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Cartoonists can work in many different ways. Some cartoonists create comic strips, while others animate for television and the movies. Creating political cartoons is also popular. The education of cartoonists can vary widely. Art schools and fine arts programs at traditional colleges are options. Political cartoonists might have degrees in journalism or in the area of political science. As in any career, there are advantages and disadvantages to having a career as a cartoonist.
Work at Home
Many cartoonists work from home, either freelancing or working on a series of comics. For some, this is a positive, as they enjoy the freedom and comfort of not needing to show up at an office every day. Others, however, need the daily contact with others that commuting to work provides. Working at home is best for those that can self-motivate.
Paid for Being Creative
Those that dream of creating comics or animation to entertain or educate might find being a cartoonist a dream come true. Creating cartoons allows for creative expression and can speak to people from all different backgrounds and walks of life.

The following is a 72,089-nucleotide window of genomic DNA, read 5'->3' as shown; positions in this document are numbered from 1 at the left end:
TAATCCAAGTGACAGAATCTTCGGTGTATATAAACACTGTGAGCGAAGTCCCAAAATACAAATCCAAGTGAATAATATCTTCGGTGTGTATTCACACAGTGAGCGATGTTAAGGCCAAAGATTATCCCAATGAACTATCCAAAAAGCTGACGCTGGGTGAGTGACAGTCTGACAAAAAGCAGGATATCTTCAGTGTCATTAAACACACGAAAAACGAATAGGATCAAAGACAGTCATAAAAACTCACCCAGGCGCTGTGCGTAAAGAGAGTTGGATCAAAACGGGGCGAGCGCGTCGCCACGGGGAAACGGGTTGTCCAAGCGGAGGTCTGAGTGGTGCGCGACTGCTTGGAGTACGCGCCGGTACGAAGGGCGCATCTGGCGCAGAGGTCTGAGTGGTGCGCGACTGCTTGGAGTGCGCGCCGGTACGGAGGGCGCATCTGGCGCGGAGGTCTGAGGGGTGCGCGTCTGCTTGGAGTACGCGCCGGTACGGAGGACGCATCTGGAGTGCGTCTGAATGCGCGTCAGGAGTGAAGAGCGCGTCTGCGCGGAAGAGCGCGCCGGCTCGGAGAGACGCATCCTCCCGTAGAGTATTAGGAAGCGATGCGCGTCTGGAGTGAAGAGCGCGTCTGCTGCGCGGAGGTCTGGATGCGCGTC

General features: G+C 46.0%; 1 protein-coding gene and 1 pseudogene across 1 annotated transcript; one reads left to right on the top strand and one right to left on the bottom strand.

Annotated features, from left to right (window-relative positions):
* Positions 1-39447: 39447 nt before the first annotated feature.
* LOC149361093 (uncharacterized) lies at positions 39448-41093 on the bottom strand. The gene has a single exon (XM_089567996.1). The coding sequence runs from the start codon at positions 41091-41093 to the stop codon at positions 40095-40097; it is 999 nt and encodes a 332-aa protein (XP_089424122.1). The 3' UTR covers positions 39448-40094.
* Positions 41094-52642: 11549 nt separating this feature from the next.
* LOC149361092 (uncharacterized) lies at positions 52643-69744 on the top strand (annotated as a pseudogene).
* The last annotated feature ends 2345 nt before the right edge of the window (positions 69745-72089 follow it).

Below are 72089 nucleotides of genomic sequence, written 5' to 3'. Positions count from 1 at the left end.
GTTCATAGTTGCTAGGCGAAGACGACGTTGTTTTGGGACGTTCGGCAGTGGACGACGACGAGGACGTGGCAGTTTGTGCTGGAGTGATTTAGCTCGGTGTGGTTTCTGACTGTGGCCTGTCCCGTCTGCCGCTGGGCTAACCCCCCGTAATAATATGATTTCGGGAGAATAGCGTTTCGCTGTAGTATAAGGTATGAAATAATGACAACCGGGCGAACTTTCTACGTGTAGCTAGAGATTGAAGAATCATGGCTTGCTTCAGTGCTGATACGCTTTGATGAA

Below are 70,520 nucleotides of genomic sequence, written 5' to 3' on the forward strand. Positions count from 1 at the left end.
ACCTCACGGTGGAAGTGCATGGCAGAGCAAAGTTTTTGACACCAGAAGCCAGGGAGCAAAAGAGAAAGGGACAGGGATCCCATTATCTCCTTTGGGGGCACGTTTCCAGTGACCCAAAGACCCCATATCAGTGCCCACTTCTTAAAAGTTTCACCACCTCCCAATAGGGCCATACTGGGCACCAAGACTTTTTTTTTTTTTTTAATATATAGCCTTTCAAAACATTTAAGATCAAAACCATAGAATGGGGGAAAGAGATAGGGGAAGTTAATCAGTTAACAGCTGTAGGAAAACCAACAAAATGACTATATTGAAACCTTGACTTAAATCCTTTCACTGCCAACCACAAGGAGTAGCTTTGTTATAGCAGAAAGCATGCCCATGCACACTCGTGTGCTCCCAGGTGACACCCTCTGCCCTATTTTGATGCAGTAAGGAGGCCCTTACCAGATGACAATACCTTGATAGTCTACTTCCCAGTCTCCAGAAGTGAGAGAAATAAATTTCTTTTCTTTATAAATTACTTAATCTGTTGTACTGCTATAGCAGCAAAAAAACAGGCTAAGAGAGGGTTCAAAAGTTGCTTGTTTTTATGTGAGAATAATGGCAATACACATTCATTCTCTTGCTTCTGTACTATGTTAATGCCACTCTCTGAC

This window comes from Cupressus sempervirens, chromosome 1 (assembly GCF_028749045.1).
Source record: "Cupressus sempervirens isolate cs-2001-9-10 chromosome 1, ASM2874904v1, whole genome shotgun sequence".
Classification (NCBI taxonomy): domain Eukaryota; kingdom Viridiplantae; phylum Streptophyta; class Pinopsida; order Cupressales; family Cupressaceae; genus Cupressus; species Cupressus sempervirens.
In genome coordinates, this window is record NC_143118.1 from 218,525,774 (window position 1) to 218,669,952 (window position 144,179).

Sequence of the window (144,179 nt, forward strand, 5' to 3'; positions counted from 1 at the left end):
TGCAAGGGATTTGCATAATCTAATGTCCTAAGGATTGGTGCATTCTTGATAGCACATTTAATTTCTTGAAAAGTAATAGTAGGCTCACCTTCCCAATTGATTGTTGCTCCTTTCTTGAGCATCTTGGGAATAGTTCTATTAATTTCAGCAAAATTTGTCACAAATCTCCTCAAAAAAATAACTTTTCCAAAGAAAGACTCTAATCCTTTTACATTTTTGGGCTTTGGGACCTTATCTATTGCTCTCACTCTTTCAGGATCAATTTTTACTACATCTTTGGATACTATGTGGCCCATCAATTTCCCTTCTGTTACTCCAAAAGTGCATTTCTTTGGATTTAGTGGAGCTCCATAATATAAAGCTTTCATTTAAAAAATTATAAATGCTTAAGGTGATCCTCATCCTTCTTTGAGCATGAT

Breaking Into the Field
Budding cartoonists can sometimes find it hard to break into the field or make a name for themselves. It’s a competitive field, and cartoonists must be creative and skilled to succeed. Successful cartoonists must be willing to put in the legwork to get noticed, and be able and willing to sell themselves to prospective clients. It’s a good idea to start small and work up from there, such as first approaching local newspapers and magazines with comics, recommends the National Cartoonists Society.
The income for a cartoonist can vary widely. The pay will depend on the cartoonists experience and skill, whether a cartoonist is a freelancer or has an on-going deal, and what markets the cartoonist sells his work to. Pay may not be large or steady, especially in the beginning.
Kathy Gleason is a freelance writer living in rural northern New Jersey who has been writing professionally since 2010. She is a graduate of The Institute for Therapeutic Massage in Pompton Lakes, N.J. Before leaving her massage therapy career to start a family, Gleason specialized in Swedish style, pregnancy and sports massage.
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